Fortescue hits a hat-trick of delays for green project

Adrian Rauso
The Nightly
2 Min Read
Andrew Forrest’s Fortescue has missed a crucial green hydrogen deadline for the third time in three months.
Andrew Forrest’s Fortescue has missed a crucial green hydrogen deadline for the third time in three months. Credit: Iain Gillespie/The West Australian

For the third time in just over three months, Andrew Forrest’s Fortescue has missed the deadline to give its Gibson Island green hydrogen and ammonia project in Queensland the investment green light.

On the final day of February, Genex Power told the Australian Securities Exchange it had once again agreed to let Fortescue delay a final investment decision for Gibson Island, this time from the end of February to the end of March.

In late December that deadline was originally extended from the end of 2023 to the end of February.

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In response to queries about the third delay, a Fortescue spokesperson repeated the same statement it provided for the first two missed deadlines.

“We are progressing our Gibson Island project, but we have more work to do,” he said.

“We are approaching this project with the same financial discipline Fortescue has shown for 20 years.”

Genex and Fortescue are no longer extending the deadline, meaning either party can now terminate the power purchase agreement.

Genex signed a 25-year deal in October to supply the miner’s Gibson Island project with power from a 337.5 megawatt-capacity solar farm.

The sunset date to reach financial close on this 25-year deal has also been dragged back from the end of March 2025 to the end of April 2025.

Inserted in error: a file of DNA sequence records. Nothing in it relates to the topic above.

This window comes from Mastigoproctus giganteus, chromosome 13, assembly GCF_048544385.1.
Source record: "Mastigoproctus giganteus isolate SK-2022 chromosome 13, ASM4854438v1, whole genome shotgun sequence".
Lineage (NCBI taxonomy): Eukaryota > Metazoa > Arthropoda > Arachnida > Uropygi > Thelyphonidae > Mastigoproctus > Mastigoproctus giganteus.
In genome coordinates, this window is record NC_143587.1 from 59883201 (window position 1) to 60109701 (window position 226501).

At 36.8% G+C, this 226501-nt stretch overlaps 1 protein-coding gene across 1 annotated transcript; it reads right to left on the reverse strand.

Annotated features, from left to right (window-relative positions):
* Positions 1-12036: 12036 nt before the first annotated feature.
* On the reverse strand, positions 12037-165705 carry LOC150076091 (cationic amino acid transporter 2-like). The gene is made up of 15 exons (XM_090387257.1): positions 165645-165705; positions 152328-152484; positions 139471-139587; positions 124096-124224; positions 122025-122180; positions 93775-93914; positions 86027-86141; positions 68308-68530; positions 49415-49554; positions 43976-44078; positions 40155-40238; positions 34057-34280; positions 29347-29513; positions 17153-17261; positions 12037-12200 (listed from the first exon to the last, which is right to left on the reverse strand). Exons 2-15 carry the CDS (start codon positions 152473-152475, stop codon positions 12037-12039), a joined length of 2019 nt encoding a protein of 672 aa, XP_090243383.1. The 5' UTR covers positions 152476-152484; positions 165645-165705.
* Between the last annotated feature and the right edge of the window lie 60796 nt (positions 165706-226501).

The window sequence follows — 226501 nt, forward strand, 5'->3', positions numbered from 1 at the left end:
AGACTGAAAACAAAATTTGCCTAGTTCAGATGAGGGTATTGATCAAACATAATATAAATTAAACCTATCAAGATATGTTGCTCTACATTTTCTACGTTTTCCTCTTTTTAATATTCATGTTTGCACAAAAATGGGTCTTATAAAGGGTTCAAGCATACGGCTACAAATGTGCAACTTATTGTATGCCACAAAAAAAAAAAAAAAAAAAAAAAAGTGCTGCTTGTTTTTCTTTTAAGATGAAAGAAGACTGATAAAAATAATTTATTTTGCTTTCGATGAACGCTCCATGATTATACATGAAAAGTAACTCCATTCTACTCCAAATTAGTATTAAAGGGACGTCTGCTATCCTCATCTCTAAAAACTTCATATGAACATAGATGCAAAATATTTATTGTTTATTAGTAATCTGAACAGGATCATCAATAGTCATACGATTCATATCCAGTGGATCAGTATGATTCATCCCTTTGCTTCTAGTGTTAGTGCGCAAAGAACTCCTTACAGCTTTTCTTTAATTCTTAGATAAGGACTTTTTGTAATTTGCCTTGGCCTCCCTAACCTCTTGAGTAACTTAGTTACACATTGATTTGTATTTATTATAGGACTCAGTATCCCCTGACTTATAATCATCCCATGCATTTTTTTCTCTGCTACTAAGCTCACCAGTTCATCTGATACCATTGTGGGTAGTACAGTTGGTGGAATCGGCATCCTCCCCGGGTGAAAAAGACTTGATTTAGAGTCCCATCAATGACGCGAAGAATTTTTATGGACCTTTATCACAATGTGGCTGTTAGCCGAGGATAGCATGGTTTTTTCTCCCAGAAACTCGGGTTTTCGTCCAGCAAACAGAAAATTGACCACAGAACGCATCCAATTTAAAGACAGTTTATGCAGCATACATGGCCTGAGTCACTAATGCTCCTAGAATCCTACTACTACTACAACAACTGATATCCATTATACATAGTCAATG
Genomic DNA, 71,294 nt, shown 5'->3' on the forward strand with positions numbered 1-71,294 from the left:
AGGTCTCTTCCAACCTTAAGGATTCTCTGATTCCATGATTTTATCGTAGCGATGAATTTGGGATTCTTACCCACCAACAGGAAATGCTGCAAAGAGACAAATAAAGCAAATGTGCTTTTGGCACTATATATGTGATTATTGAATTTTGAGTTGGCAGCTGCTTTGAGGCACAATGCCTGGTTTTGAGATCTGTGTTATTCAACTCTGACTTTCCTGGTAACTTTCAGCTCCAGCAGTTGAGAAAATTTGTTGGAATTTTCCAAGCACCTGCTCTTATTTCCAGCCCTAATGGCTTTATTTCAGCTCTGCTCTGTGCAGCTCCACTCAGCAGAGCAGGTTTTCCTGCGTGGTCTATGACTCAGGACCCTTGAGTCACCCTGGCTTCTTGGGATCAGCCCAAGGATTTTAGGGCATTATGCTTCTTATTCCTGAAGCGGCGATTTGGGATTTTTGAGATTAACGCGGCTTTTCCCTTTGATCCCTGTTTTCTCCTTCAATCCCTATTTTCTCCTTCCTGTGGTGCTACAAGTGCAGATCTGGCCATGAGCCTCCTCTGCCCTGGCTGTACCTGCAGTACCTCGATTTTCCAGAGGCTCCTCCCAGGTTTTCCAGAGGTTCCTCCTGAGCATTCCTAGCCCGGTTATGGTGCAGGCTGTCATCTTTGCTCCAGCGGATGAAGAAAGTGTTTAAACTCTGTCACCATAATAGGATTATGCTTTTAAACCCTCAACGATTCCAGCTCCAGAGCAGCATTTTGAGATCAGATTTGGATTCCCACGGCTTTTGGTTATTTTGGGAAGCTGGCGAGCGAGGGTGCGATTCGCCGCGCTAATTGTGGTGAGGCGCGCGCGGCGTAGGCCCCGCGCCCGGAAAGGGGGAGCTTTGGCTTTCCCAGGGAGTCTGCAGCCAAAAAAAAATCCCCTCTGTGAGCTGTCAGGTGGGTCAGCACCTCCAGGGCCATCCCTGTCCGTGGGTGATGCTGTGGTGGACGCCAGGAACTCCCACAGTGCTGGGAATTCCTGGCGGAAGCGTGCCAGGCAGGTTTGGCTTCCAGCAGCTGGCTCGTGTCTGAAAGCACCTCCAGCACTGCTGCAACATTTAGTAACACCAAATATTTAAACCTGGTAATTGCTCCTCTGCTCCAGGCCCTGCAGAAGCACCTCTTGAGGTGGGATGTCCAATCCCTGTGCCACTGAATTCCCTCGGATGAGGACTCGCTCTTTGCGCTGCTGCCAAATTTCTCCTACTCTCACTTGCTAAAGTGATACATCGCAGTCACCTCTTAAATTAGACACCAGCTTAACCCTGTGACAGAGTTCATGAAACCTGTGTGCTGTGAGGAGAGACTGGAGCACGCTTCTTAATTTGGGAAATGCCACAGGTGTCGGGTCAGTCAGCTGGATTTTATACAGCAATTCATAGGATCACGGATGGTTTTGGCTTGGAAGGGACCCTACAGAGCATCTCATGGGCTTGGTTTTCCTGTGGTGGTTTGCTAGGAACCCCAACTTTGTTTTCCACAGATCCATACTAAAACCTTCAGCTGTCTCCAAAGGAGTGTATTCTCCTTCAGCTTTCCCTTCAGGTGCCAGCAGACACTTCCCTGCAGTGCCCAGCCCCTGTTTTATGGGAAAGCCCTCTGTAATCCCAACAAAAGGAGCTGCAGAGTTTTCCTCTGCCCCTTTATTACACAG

A spokesman from Fortescue told The West Australian in December the company has “every intention” of progressing its Gibson Island project to a final investment decision, but there was still more work to do.

“We know there is enormous demand in the market for green hydrogen and green ammonia, and we are having positive conversations with the Australian and Queensland governments,” he said at the time.

On Thursday, a Fortescue spokeswoman reiterated that “we have more work to do” at Gibson Island.

“We are approaching this project with the same financial discipline Fortescue has shown for 20 years,” she said.

Mr Forrest’s Fortescue failed to meet promises of having five green energy and metals projects reach a final investment decision by the end of 2023.

The company has so far pulled the trigger to invest $US750 million ($1.1 billion) in “two green energy projects and a green metals project”.

In a statement to the ASX announcing the investment green light for three projects in November, Fortescue Energy chief executive Mark Hutchinson said each of the projects would deliver double-digit investment returns.

“With a disciplined approach to capital allocation, we continue to target double-digit project returns,” he said.

Mr Hutchinson declined to provide specific details about the targeted returns for each of the approved projects when questioned by The West Australian following the company’s annual general meeting later in November.

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